Better Essays
1389 words (4 pages)

Essay about The Trans Atlantic Slave Trade

- The seventeenth, eighteenth, and nineteenth centuries saw the emergence and eventual abolishment of one of the most detrimental enterprises in African history, the slave trade. The trans-Atlantic slave trade, born out of an inevitable economic push, radically changed society in African communities, particularly those of West Africa. The effects of the slave trade influenced nearly every aspect of life in Africa from the daily habits of people to the entire commercial and political system of the region....   [tags: Africa, Atlantic slave trade, Slavery]

Better Essays
959 words (2.7 pages)

Essay on Slavery And The Slave Trade

- Slavery was a legally recognized system in which people were legally considered the property or chattel of another. All slaves had few rights and could be bought or sold and made to work for their owner without any choice or pay. It is the right of some individuals, to possess, buy, sell, discipline, transport, liberate or otherwise dispose of the bodies and behavior of other individuals. Those born into slavery are assigned the status of slaves. Slavery was a legal institution in all of the 13 American colonies and Canada which was acquired by Britain in 1763....   [tags: Slavery, Atlantic slave trade, Caribbean]

Better Essays
1058 words (3 pages)

The Slave Trade And The Colonization Of The New World Essay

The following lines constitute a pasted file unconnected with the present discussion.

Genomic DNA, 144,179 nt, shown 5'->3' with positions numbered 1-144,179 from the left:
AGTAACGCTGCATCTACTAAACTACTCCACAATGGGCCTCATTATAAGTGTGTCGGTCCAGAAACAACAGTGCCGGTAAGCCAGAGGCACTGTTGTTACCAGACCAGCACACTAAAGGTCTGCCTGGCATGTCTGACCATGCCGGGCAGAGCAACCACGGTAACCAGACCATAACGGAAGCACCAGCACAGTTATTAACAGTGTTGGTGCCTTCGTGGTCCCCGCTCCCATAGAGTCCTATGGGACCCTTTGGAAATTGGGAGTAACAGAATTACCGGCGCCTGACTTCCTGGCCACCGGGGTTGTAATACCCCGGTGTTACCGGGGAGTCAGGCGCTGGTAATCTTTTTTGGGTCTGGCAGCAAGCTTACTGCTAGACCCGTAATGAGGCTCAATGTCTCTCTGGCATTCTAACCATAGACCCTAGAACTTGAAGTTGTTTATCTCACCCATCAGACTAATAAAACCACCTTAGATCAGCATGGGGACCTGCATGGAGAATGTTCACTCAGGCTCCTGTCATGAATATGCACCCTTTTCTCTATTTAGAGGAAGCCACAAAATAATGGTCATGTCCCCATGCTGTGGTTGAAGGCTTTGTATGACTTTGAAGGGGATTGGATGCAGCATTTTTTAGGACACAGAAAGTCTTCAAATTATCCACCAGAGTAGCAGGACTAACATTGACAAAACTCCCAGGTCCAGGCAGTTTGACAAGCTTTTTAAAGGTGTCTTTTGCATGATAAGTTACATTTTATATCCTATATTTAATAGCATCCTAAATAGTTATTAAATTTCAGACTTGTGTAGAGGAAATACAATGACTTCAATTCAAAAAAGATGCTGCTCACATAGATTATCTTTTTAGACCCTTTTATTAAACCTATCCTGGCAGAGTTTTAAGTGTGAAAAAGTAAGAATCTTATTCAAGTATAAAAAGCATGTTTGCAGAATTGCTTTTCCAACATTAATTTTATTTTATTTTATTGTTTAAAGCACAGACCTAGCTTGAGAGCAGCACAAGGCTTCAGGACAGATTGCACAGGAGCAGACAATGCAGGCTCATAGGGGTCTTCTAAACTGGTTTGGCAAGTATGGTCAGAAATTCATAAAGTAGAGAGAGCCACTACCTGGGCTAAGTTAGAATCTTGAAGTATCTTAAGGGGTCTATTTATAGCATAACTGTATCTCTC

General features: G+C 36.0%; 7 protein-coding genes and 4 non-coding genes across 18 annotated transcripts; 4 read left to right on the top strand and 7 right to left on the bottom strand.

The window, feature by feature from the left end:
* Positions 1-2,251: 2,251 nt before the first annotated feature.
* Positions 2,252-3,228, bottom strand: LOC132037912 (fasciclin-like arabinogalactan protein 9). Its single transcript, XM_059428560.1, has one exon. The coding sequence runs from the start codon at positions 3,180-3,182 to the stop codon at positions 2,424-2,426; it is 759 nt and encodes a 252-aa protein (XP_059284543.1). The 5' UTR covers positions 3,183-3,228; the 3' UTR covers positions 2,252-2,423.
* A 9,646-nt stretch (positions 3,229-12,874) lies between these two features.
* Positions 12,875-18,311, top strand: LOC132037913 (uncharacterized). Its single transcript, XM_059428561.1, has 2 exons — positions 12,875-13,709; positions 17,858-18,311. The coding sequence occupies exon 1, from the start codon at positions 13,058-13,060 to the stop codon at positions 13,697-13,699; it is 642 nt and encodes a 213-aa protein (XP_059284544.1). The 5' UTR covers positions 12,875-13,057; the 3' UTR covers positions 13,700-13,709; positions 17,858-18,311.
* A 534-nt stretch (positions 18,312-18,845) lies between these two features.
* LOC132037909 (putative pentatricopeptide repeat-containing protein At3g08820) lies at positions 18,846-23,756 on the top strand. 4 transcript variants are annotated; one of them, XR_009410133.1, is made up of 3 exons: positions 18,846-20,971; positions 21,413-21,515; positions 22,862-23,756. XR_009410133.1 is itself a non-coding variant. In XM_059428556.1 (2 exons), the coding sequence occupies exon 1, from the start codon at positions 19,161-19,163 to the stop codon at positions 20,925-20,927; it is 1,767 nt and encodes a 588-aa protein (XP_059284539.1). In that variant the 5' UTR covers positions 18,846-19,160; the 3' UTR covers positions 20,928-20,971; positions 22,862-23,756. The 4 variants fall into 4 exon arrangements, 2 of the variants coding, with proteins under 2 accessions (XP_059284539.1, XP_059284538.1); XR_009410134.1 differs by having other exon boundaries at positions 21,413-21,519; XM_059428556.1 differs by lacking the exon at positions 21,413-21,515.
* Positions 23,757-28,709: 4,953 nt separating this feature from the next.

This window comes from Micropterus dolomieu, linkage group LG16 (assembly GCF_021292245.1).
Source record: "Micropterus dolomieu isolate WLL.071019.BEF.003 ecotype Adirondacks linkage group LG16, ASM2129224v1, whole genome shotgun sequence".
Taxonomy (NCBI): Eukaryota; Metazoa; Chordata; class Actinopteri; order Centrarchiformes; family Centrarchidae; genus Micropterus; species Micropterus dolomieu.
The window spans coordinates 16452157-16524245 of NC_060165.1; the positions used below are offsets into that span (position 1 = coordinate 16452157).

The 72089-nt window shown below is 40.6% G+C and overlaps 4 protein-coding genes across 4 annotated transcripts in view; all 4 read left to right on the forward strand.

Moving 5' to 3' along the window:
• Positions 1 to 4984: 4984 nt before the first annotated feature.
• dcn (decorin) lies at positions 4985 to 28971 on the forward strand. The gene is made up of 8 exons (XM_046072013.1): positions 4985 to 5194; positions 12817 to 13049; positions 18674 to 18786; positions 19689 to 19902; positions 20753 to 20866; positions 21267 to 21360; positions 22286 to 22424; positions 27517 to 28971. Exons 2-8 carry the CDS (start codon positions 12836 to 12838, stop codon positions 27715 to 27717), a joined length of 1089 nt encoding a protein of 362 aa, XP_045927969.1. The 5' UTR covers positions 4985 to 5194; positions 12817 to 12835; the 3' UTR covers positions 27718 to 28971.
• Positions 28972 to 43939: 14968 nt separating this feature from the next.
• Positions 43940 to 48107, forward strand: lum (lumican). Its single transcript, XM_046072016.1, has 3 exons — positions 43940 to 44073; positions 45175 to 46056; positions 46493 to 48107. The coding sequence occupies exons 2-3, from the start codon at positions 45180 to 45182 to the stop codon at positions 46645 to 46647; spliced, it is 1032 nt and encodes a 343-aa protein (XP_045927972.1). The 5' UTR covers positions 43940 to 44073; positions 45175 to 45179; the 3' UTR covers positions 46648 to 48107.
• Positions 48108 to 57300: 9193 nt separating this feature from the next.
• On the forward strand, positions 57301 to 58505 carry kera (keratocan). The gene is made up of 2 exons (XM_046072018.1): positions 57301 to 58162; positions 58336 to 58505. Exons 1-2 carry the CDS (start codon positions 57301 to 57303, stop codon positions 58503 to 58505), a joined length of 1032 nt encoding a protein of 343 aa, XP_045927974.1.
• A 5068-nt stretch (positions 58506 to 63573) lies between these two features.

- 1. The conditions in the New World transformed the traditional character of the slave trade because with the discovery a vast majority of land including Mexico and Peru came gold and silver mines. In addition to the gold and silver mines, there were new discoveries like sugar, coffee and tobacco, which lead to an increase in demands for slaves. If it was not for the colonization of the New World, the early slave trade may have ceased to exist after a short period of time due to the decline in demands for slaves in Europe as the population began to expand during the late fifteenth century....   [tags: Slavery, Atlantic slave trade, African slave trade]

Better Essays
1647 words (4.7 pages)

African Slave Trade And The Middle Passage Essay

- Why did the Europeans and Americans turn to Africa for slave labor. What were the evils of the African slave trade and the “middle passage”. What impact did the slave trade have on Africa. In this paper I plan to explore why Europe who was a large colonizer of the world turned to Africa for slave labour, the issues and mistreatment that took place, and what Europe gained from use of slave labour. Europe itself was drawn to Africa not for slavery but for the wealth of resources and a shorter trade route to India....   [tags: Slavery, Atlantic slave trade]

Better Essays
1109 words (3.2 pages)

The Atlantic Slave Trade Essay

- The Atlantic slave trade was a phenomenon which was in part responsible for innovations in a number of elements of humanity. These changes were instrumental in a number of revolutions and they also induced ground-breaking changes in the ideology of mankind. This legitimisation of slavery aiding different revolutions and changing ideas may be misconstrued as the sole catalyst of the concept of modernity. However, modernity does not run on singular trajectory so it is unlikely that one catalyst would solely enable them all....   [tags: Slavery, British Empire, Atlantic slave trade]

Better Essays
1516 words (4.3 pages)